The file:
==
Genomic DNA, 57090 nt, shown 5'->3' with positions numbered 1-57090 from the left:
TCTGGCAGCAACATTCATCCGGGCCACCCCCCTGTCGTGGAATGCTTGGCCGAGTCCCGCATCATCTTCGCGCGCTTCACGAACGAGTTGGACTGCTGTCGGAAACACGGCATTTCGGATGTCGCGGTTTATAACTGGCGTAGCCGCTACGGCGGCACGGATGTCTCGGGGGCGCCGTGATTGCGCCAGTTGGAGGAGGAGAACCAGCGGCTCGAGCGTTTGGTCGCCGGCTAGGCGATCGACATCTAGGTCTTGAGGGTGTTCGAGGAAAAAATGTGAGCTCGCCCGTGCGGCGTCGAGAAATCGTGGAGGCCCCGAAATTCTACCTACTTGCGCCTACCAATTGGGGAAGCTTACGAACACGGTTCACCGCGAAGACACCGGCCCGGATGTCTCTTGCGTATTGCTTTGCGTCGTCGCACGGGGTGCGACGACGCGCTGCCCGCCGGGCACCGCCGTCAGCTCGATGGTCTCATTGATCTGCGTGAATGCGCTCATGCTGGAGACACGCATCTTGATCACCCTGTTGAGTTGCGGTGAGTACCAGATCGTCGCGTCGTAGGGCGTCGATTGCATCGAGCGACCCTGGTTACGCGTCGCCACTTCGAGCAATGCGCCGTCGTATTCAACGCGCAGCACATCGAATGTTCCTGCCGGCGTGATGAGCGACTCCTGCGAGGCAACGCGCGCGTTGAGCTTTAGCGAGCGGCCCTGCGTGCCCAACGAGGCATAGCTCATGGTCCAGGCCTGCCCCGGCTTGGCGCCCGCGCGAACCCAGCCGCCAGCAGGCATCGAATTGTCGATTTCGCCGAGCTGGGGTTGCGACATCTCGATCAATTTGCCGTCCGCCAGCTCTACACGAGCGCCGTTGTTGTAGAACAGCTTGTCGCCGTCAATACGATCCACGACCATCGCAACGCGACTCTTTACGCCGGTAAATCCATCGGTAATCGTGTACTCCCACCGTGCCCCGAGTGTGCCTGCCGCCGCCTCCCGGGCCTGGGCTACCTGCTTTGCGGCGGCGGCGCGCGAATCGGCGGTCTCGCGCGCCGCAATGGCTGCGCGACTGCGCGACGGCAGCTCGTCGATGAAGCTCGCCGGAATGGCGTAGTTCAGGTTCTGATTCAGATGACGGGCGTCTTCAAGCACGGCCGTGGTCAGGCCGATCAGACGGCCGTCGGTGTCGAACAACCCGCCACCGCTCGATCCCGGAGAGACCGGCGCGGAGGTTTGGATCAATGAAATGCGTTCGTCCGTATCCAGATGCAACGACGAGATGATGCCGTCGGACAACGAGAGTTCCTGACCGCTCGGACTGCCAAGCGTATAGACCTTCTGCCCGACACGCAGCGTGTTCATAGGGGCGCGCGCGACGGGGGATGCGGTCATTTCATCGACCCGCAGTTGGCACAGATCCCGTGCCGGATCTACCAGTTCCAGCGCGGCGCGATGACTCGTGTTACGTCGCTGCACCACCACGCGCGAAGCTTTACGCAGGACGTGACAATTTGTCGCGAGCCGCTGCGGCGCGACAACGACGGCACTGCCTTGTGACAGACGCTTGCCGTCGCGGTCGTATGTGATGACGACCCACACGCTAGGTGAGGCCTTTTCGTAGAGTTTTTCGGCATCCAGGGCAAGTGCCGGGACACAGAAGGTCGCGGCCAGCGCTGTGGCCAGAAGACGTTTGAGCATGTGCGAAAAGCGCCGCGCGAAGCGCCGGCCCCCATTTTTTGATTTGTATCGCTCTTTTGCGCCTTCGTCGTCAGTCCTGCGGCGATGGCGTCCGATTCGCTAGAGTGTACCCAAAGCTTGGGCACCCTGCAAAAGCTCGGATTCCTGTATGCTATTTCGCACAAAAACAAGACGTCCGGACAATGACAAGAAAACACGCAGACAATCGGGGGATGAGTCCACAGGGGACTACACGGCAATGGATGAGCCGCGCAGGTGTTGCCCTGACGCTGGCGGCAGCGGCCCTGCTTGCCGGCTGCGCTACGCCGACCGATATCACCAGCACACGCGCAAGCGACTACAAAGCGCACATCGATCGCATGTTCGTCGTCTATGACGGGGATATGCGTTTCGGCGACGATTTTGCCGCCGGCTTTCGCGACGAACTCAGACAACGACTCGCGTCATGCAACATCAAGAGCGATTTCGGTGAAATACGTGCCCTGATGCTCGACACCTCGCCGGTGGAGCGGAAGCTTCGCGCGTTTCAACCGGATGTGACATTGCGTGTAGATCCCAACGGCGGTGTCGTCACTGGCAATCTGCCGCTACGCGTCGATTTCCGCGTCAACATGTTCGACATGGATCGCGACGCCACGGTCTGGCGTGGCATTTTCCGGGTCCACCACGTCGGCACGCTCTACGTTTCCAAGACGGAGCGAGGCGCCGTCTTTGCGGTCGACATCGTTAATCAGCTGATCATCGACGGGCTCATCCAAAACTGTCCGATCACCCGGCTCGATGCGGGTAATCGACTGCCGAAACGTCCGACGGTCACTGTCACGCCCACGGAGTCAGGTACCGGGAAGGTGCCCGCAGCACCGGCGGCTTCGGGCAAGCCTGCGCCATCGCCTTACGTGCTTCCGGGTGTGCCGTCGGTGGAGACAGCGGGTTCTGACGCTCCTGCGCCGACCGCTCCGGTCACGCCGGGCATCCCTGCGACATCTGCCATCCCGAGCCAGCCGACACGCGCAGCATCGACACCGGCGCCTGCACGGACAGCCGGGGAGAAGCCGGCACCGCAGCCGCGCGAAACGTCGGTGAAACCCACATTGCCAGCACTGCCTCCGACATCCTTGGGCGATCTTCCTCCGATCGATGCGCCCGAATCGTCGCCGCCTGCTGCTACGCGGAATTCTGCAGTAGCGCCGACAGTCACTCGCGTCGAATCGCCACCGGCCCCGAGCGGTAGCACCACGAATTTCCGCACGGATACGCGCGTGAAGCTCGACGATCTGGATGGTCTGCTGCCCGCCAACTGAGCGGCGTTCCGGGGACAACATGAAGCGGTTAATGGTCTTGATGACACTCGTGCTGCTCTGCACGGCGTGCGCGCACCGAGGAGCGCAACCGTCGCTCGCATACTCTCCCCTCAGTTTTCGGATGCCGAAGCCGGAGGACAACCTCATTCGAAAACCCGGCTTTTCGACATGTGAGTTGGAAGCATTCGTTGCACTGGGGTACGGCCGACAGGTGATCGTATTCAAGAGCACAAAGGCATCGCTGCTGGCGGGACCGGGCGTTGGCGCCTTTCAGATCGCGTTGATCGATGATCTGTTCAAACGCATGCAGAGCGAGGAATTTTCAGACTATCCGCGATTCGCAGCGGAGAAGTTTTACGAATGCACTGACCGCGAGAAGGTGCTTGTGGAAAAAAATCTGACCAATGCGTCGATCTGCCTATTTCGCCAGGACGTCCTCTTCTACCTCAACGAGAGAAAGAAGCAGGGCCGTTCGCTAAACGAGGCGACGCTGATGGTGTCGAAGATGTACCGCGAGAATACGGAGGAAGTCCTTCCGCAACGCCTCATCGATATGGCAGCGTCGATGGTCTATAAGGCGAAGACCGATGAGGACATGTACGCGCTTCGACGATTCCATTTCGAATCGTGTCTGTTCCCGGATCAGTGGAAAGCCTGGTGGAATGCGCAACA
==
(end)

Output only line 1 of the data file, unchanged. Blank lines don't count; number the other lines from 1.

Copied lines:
Genomic DNA, 57090 nt, shown 5'->3' with positions numbered 1-57090 from the left: